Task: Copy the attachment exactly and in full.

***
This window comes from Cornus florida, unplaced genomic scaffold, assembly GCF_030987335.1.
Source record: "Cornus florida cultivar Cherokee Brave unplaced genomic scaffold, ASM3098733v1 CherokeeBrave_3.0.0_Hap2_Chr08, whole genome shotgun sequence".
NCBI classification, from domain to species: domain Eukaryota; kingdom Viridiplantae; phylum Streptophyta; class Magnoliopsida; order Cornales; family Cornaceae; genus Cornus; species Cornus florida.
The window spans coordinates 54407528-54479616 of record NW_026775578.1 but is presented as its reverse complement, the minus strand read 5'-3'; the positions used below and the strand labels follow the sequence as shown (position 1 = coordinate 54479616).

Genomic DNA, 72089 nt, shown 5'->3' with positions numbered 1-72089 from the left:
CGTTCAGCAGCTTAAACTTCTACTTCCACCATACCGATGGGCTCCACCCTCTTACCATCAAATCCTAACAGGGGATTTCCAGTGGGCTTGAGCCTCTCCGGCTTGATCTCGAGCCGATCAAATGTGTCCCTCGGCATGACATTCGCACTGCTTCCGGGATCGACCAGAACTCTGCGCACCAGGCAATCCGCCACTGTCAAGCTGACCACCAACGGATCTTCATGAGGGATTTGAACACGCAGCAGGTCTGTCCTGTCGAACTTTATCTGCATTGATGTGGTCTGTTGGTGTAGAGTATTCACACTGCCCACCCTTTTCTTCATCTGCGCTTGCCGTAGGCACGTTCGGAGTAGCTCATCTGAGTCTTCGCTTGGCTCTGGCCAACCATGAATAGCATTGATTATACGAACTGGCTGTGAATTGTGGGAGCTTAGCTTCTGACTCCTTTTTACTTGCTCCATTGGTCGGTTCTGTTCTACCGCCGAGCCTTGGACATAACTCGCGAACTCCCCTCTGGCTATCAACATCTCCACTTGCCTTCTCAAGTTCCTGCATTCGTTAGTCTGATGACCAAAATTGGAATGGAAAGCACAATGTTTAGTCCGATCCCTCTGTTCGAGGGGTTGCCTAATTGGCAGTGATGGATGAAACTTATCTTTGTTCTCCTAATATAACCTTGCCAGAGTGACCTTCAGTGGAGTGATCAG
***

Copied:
This window comes from Cornus florida, unplaced genomic scaffold, assembly GCF_030987335.1.
Source record: "Cornus florida cultivar Cherokee Brave unplaced genomic scaffold, ASM3098733v1 CherokeeBrave_3.0.0_Hap2_Chr08, whole genome shotgun sequence".
NCBI classification, from domain to species: domain Eukaryota; kingdom Viridiplantae; phylum Streptophyta; class Magnoliopsida; order Cornales; family Cornaceae; genus Cornus; species Cornus florida.
The window spans coordinates 54407528-54479616 of record NW_026775578.1 but is presented as its reverse complement, the minus strand read 5'-3'; the positions used below and the strand labels follow the sequence as shown (position 1 = coordinate 54479616).

Genomic DNA, 72089 nt, shown 5'->3' with positions numbered 1-72089 from the left:
CGTTCAGCAGCTTAAACTTCTACTTCCACCATACCGATGGGCTCCACCCTCTTACCATCAAATCCTAACAGGGGATTTCCAGTGGGCTTGAGCCTCTCCGGCTTGATCTCGAGCCGATCAAATGTGTCCCTCGGCATGACATTCGCACTGCTTCCGGGATCGACCAGAACTCTGCGCACCAGGCAATCCGCCACTGTCAAGCTGACCACCAACGGATCTTCATGAGGGATTTGAACACGCAGCAGGTCTGTCCTGTCGAACTTTATCTGCATTGATGTGGTCTGTTGGTGTAGAGTATTCACACTGCCCACCCTTTTCTTCATCTGCGCTTGCCGTAGGCACGTTCGGAGTAGCTCATCTGAGTCTTCGCTTGGCTCTGGCCAACCATGAATAGCATTGATTATACGAACTGGCTGTGAATTGTGGGAGCTTAGCTTCTGACTCCTTTTTACTTGCTCCATTGGTCGGTTCTGTTCTACCGCCGAGCCTTGGACATAACTCGCGAACTCCCCTCTGGCTATCAACATCTCCACTTGCCTTCTCAAGTTCCTGCATTCGTTAGTCTGATGACCAAAATTGGAATGGAAAGCACAATGTTTAGTCCGATCCCTCTGTTCGAGGGGTTGCCTAATTGGCAGTGATGGATGAAACTTATCTTTGTTCTCCTAATATAACCTTGCCAGAGTGACCTTCAGTGGAGTGATCAG